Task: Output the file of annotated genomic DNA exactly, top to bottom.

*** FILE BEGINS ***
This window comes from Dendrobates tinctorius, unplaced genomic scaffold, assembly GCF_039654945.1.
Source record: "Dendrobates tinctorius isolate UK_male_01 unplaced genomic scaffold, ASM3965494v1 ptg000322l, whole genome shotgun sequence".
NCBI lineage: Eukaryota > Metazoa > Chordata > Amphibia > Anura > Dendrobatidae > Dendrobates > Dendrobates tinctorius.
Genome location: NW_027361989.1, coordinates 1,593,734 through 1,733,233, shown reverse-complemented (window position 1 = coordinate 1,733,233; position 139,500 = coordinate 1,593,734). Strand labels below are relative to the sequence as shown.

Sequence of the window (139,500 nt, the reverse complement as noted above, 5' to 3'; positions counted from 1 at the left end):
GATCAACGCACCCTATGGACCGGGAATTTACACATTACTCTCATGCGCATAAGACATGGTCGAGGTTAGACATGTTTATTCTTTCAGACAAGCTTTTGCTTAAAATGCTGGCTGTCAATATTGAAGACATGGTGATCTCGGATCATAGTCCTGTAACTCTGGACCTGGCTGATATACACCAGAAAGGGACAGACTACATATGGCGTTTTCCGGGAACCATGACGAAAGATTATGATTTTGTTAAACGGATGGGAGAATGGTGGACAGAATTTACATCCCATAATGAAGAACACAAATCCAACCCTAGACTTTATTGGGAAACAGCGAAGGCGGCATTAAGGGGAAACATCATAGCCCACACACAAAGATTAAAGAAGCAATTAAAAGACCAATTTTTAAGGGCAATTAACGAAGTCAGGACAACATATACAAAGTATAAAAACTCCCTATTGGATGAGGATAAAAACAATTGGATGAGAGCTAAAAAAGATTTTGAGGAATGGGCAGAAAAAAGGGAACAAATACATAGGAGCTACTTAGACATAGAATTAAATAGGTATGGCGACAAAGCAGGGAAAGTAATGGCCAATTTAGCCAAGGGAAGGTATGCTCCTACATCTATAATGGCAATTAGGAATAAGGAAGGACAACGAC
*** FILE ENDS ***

This window comes from Dendrobates tinctorius, unplaced genomic scaffold, assembly GCF_039654945.1.
Source record: "Dendrobates tinctorius isolate UK_male_01 unplaced genomic scaffold, ASM3965494v1 ptg000322l, whole genome shotgun sequence".
NCBI lineage: Eukaryota > Metazoa > Chordata > Amphibia > Anura > Dendrobatidae > Dendrobates > Dendrobates tinctorius.
Genome location: NW_027361989.1, coordinates 1,593,734 through 1,733,233, shown reverse-complemented (window position 1 = coordinate 1,733,233; position 139,500 = coordinate 1,593,734). Strand labels below are relative to the sequence as shown.

Sequence of the window (139,500 nt, the reverse complement as noted above, 5' to 3'; positions counted from 1 at the left end):
GATCAACGCACCCTATGGACCGGGAATTTACACATTACTCTCATGCGCATAAGACATGGTCGAGGTTAGACATGTTTATTCTTTCAGACAAGCTTTTGCTTAAAATGCTGGCTGTCAATATTGAAGACATGGTGATCTCGGATCATAGTCCTGTAACTCTGGACCTGGCTGATATACACCAGAAAGGGACAGACTACATATGGCGTTTTCCGGGAACCATGACGAAAGATTATGATTTTGTTAAACGGATGGGAGAATGGTGGACAGAATTTACATCCCATAATGAAGAACACAAATCCAACCCTAGACTTTATTGGGAAACAGCGAAGGCGGCATTAAGGGGAAACATCATAGCCCACACACAAAGATTAAAGAAGCAATTAAAAGACCAATTTTTAAGGGCAATTAACGAAGTCAGGACAACATATACAAAGTATAAAAACTCCCTATTGGATGAGGATAAAAACAATTGGATGAGAGCTAAAAAAGATTTTGAGGAATGGGCAGAAAAAAGGGAACAAATACATAGGAGCTACTTAGACATAGAATTAAATAGGTATGGCGACAAAGCAGGGAAAGTAATGGCCAATTTAGCCAAGGGAAGGTATGCTCCTACATCTATAATGGCAATTAGGAATAAGGAAGGACAACGAC